The 1922-23 school year lists political science as part of the Department of History and Political Science, marking the first time it was in the title of a department. This department was headed by Professor William Wallis and this structure/alignment and chair remained the same until 1950. At that point Wallis remained History’s Chair and Gibbon (who had been on the faculty in the combined department since 1947) became chair of the new, separate department.
1955-1958 Robert O. Byrd
1958-1963 A. Glenn Mower, Jr.
1963-1967 Bunyan H. Andrew (dept shows combined with History again during this time)
1967-1972 Donald P. Brown (who had been teaching in Hist/PoliSci during the recombined period)
1972 John Wenum begins
During the summer of 2013 an Archives Student Assistant processed a donation of letters. Over 900 handwritten letters between IWU alumna Florence Ralph (’30) and Marion T. Bird are contained in this collection. The letters cover a wide range of topics from faith to politics, school activities, local events, family and more — all the details young people might share during a long courtship in a tumultuous time in American history.
The donation of the handwritten documents came from the descendents of Florence and Marion and also included scanned pdfs of all the letters that family member P. L. Embley created. Researchers are welcome to use the letters in the archives or in the online collection we created with the scanned images. Mrs. Embley also selected and scanned photographs from the family albums held by the children and grandchildren of Florence and Marion Bird.
We appreciate the efforts the family has gone through to make these documents available to researchers everywhere. The letters in this collection have not been transcribed at this time. Readers are welcome to contribute transcriptions they create or additional subject headings they identify to firstname.lastname@example.org.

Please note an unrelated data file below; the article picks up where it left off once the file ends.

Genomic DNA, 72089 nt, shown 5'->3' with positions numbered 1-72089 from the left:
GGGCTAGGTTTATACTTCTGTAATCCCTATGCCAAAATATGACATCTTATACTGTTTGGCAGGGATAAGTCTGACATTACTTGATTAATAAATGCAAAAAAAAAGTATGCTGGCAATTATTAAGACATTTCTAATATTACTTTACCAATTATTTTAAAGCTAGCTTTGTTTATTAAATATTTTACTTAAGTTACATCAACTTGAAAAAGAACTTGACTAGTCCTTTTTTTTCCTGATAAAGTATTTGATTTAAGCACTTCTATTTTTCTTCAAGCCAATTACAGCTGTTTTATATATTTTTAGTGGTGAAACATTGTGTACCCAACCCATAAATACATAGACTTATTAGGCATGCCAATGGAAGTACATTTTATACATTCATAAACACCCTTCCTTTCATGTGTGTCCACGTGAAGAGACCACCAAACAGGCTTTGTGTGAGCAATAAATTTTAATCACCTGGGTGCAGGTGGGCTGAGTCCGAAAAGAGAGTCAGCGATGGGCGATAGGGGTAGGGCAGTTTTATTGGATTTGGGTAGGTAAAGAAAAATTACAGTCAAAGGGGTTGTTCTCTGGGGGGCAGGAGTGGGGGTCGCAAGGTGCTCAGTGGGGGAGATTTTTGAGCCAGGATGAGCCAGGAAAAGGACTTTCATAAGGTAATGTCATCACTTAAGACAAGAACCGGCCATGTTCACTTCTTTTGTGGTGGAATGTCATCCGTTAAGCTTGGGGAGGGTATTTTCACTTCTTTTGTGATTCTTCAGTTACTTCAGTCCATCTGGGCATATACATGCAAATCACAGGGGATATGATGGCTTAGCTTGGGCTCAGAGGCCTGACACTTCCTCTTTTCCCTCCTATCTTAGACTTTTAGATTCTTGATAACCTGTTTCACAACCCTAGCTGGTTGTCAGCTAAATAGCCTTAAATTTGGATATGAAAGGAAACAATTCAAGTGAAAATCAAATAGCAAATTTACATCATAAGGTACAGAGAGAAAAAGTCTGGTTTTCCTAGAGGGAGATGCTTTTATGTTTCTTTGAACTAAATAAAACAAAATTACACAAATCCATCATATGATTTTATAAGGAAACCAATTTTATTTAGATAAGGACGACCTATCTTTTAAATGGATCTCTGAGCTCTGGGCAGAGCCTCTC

Professor Kathleen O’Gorman’s Avant-Garde Fiction class began presenting the results of their investigations into this genre of literature yesterday in the archives’ reading room. Special Collections in The Ames Library holds dozens of other works by people who use artistic means to challenge our notions of what a book is.
In the following video, Troy Sennett, Class of 2014, shares his analysis of a particular text and concludes with a one-time-only event: the opening of a canned book called An Excerpt from John Steinbeck’s Cannery Row. This rendition of a classic was created by Peter & Donna Thomas of Santa Cruz, CA in 2003.
Terry Garbe of Touch of Glass recently created a lampshade that is now available for use — or just admiring up close — in Tate Archives & Special Collections’ Reading Room.
Mr. Garbe and his staff were responsible for the restoration of the Pembroke Windows that accent the library’s 4th floor rotunda. Pieces left over from that restoration still remain, but only enough for one complete shade containing many of the windows’ motifs were available.
Stop by, have a seat, enjoy the new shade and the view; and you can also ask about the other treasures hidden in Tate Archives & Special Collections!
While looking into the history of the Alice Millar Center for the Fine Arts last week, I came across a photo taken in 1973 on the day the date stone was placed in what we now call the Joyce Eichhorn Ames School of Art Building. If anyone reading this has details on what might be in it, contact the archives because all we have is a photo!
With all that have been previously reported, we now can confirm a total of eleven campus buildings with time capsules:
Hedding Hall (1870; time capsule removed in 1966)
Science Building (1910)
Memorial Gymnasium (1921)
Buck Memorial Library (1922)
Shaw Hall (1954)
Dolan Hall (1955)
Memorial Center (1946 and 1947 dedications and 1965 addition)
Sheean Library (1967; time capsule removed in 2011)
Mark Evans Observatory (1969)
Joyce Eichhorn Ames School of Art Building (1973)
State Farm Hall (2013)